One of the biggest impacts the pandemic has had on education is to highlight the lack of familiarity with technology for both teachers and students as they were forced to learn remotely.
Teachers have now experienced how technology can help lessons be delivered in a more engaging, interactive and dynamic way.
Similarly, students have developed new skills, and benefited from a more personalised interaction with educators.
Right now, whether schools have fully returned to in-person teaching or if they’re operating in a blended environment, there is an opportunity to reimagine digital learning for the long term.
Why is this important?
Whether people work in an office, on the frontline or in a factory, its hard to find a job these days that doesn’t interact with technology in some way. School has always been about giving the new generations the knowledge they need to thrive, and today that means introducing technology into the classroom and building students’ digital competency from an early age.
But what are the barriers to schools making this more permanent shift, and how can they be overcome?
Adjusting to the digital environment
One of the biggest – and possibly most obvious – barriers for schools to overcome is the lack of access to devices. School funding doesn’t always allow for students to have a device each, which can inhibit the experience, but that’s not to say that schools shouldn’t aim for this to be the reality. Introducing digital literacy from an early age is critical for preparing students for the future, and so every institution should consider putting a plan and timeline in place for achieving this as a goal.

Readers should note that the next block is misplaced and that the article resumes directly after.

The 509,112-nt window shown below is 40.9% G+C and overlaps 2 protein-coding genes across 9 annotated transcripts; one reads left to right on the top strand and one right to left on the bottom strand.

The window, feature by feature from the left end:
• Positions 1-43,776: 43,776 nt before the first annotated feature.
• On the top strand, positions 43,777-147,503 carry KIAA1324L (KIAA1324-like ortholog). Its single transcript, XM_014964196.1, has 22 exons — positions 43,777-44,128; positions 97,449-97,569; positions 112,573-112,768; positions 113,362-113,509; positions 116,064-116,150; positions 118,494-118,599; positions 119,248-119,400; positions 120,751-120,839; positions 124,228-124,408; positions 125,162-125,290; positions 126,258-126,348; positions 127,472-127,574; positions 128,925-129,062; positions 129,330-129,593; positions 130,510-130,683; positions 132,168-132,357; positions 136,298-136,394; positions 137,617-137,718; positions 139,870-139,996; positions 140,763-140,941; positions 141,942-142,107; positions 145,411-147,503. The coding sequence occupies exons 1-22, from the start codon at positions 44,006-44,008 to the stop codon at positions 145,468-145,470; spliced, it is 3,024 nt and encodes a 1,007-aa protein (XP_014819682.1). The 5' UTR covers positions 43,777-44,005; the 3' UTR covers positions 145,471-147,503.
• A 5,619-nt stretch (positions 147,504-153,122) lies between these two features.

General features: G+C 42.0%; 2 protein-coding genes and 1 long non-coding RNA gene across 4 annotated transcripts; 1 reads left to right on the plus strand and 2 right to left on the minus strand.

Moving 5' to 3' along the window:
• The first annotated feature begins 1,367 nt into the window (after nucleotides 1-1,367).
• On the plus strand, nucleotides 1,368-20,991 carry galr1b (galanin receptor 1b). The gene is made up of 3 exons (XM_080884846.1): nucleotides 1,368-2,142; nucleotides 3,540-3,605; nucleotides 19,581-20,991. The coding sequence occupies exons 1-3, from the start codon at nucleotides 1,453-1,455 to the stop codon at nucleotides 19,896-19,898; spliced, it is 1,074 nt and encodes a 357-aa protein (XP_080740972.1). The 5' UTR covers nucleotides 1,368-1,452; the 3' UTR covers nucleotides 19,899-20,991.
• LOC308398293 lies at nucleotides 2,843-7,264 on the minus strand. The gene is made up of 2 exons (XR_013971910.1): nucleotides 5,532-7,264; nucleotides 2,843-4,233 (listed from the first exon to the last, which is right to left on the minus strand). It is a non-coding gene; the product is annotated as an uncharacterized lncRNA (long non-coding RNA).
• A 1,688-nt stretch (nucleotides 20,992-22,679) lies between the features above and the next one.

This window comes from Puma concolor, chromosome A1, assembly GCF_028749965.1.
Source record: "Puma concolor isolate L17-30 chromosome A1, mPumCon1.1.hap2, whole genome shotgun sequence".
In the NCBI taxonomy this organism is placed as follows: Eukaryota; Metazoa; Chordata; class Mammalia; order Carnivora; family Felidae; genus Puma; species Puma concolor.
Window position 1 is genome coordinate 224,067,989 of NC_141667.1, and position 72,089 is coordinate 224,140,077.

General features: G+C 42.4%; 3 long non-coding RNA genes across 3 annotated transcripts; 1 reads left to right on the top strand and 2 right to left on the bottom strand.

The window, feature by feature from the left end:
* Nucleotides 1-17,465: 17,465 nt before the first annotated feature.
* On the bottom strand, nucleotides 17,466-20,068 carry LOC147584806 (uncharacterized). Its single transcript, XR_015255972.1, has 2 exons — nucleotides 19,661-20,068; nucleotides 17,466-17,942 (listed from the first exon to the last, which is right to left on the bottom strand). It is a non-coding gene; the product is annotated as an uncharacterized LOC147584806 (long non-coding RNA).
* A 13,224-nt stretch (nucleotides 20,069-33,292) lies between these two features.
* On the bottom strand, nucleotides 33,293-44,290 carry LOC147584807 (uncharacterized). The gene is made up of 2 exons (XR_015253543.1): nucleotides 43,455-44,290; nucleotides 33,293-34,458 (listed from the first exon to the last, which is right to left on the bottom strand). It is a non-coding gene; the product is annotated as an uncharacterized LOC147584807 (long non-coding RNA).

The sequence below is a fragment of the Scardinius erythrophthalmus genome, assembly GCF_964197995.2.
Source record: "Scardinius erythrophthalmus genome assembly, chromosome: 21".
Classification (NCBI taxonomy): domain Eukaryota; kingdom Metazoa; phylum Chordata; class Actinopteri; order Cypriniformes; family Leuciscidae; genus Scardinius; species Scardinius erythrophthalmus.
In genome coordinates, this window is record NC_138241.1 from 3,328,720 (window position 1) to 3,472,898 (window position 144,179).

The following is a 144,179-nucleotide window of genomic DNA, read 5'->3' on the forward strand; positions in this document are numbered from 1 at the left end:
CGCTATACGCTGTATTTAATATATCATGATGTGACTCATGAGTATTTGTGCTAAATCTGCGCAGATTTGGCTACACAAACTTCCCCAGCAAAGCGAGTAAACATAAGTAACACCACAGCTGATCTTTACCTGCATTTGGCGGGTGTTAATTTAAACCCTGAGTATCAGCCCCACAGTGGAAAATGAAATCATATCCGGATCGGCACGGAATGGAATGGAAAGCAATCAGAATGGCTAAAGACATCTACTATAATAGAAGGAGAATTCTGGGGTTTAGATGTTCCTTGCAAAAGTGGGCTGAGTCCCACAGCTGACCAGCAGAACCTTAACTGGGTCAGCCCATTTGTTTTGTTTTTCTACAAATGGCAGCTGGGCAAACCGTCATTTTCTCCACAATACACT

Additionally, going digital comes with considerations around cybersecurity, data protection, privacy and people’s social responsibility online. The key here again is that schools should be preparing students for the future, and whether it’s recognising a cyber threat, creating a sense of responsibility around one’s own digital presence or even helping create a healthy relationship between devices and the real world – educators have a crucial role to play.
The final critical barrier is digital literacy amongst teachers. For many, it can be an overwhelming process as they will firstly need to teach themselves and be confident in how technology should be played into lessons, before bringing it to the classroom. To address this, schools can adopt a digital literacy programme that includes the regular retaining of staff, create teacher forums dedicated to encouraging and sharing knowledge on using technology in the classroom and also bring teachers into the decision making process when it comes to deciding which software they should implement.
The benefits of teaching digital literacy
One of the biggest benefits of introducing technology to the classroom is the student-teacher engagement that comes with it. Lessons can be made more interactive by adding video, audio and/or a transcript. Students can receive real-time feedback, giving them not only the clarity of explanations but also helping students understand the tone and emotion behind what can be written on a piece of paper, or said online.
It can also enable teaching to become more inclusive. There has long been a question of how educators can embrace technology to empower all voices in the classroom to be heard. We’ve seen with our own customers how when the right technology is used and meaningfully integrated into lesson designs, educators can create safe learning environments for all students to be able to express themselves and for teachers to get to know their learners on a more personal level.
Overall, the long-term benefits of teaching digital literacy far outweigh the drawbacks. Not only does being digitally literate allow students to be socially responsible and aware, it also allows them to partake in critical thinking when facing the online world. In this everchanging digital environment, schools remain responsible for making sure the children of today are fully equipped for future careers and lifestyles that are already is underpinned by technology, and the earlier that journey can start the better.
Hengjie Wang, CEO and Co-founder of Kami